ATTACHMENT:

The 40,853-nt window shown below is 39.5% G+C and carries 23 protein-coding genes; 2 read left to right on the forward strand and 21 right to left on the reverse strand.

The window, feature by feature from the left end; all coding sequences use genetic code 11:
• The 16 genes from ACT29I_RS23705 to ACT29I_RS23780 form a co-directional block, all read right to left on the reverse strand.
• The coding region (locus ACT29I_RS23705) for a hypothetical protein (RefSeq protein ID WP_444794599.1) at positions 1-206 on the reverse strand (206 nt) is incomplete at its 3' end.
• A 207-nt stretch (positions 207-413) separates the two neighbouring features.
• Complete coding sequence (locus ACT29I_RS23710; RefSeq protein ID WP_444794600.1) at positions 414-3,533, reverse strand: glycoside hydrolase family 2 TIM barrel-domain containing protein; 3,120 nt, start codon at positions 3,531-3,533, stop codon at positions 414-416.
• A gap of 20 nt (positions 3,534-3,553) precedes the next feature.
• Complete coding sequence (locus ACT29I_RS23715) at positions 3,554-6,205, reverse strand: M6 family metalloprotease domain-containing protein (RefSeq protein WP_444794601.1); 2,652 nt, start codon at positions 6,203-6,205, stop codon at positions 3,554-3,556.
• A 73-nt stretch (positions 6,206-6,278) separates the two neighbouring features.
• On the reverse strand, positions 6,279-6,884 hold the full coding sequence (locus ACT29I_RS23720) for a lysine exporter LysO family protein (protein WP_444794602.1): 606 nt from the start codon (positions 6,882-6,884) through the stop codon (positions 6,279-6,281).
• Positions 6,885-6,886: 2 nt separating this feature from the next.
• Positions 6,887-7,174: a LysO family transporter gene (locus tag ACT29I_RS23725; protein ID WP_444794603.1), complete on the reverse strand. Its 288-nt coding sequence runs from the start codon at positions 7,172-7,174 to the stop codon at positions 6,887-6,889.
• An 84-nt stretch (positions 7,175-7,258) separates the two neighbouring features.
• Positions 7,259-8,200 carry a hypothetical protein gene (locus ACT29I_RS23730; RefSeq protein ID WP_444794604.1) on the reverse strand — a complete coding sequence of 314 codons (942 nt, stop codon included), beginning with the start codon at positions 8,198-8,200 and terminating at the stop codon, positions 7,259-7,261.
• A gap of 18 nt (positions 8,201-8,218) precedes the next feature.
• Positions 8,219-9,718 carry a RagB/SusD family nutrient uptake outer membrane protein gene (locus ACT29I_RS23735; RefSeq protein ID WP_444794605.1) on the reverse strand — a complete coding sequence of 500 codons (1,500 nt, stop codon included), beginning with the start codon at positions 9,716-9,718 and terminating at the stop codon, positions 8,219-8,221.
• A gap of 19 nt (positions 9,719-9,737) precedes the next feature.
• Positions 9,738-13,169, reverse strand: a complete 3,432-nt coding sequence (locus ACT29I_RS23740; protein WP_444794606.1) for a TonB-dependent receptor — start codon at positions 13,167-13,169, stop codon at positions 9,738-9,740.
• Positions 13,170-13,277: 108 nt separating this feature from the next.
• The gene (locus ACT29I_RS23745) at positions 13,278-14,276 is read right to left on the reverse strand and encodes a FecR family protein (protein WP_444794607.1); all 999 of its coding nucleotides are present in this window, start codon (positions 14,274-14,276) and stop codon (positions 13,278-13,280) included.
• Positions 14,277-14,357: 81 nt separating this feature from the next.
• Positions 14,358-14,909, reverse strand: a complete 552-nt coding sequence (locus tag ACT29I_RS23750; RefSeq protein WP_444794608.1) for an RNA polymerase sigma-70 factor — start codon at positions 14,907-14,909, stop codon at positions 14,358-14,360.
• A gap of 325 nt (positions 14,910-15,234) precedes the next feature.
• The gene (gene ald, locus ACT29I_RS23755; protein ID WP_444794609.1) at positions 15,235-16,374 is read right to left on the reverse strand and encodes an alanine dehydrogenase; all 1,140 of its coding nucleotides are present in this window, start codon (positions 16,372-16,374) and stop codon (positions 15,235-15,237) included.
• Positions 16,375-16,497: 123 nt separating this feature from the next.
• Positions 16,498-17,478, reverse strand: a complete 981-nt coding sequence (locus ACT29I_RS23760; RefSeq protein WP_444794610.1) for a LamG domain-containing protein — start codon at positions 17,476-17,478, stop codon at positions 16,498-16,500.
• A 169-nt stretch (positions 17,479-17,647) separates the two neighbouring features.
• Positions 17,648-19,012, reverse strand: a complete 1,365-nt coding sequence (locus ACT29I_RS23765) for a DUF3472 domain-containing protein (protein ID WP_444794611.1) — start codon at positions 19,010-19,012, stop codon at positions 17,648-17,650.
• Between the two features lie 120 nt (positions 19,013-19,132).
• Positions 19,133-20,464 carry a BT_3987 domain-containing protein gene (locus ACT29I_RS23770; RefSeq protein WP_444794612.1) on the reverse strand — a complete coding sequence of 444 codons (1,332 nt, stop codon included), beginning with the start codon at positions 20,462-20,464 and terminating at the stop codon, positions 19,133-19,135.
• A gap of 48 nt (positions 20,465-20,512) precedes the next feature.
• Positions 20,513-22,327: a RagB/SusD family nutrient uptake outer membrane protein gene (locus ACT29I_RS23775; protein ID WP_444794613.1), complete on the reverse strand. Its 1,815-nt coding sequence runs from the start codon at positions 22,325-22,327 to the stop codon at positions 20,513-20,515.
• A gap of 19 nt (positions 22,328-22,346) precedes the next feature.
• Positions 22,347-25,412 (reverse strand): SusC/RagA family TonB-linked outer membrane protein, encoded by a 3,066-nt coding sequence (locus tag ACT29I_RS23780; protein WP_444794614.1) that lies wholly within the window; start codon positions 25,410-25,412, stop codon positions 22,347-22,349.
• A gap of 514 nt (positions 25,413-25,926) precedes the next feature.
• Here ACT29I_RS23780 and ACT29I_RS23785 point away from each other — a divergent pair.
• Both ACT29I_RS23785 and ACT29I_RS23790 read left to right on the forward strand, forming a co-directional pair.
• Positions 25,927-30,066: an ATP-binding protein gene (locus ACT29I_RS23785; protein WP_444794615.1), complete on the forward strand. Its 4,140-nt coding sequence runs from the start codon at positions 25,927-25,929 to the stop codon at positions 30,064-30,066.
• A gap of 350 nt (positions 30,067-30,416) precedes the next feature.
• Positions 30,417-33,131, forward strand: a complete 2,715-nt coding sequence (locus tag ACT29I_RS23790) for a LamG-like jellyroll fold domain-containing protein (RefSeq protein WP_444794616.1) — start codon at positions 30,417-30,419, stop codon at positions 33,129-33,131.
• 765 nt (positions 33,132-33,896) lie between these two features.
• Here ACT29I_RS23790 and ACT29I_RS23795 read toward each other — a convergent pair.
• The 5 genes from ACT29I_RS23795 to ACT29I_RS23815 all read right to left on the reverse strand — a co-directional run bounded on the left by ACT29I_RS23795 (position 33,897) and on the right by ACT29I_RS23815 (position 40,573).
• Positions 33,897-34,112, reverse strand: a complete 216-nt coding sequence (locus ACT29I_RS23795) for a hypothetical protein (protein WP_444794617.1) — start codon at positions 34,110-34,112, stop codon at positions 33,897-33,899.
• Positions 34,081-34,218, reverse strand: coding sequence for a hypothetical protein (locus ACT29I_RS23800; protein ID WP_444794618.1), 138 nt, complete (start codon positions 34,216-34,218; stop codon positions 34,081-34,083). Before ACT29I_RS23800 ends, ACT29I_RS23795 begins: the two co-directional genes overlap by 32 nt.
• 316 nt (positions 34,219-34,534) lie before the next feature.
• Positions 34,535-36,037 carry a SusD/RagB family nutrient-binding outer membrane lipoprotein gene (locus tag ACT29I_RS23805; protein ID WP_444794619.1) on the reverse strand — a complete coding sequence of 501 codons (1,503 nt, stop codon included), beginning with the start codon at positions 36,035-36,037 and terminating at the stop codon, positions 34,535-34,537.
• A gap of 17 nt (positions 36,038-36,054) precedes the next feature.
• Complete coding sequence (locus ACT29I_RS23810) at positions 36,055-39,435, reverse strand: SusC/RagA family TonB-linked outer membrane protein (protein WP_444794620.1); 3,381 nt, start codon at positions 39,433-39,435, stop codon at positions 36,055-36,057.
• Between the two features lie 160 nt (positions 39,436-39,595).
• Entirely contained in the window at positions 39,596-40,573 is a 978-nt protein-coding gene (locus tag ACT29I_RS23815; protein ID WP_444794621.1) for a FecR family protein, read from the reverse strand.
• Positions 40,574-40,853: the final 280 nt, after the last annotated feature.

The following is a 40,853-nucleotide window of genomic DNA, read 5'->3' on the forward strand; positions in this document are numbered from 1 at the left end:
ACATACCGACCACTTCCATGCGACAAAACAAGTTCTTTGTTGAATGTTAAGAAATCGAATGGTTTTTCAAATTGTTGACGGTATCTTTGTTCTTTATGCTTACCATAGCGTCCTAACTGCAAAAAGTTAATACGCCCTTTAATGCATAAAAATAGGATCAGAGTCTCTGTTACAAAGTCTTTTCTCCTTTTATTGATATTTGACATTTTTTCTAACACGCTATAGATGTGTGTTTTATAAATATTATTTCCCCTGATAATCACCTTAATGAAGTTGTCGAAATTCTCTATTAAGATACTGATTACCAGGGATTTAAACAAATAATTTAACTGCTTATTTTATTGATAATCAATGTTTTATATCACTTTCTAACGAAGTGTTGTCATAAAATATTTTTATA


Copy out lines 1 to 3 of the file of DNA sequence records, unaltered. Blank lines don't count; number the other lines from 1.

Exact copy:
The 40,853-nt window shown below is 39.5% G+C and carries 23 protein-coding genes; 2 read left to right on the forward strand and 21 right to left on the reverse strand.

The window, feature by feature from the left end; all coding sequences use genetic code 11:
• The 16 genes from ACT29I_RS23705 to ACT29I_RS23780 form a co-directional block, all read right to left on the reverse strand.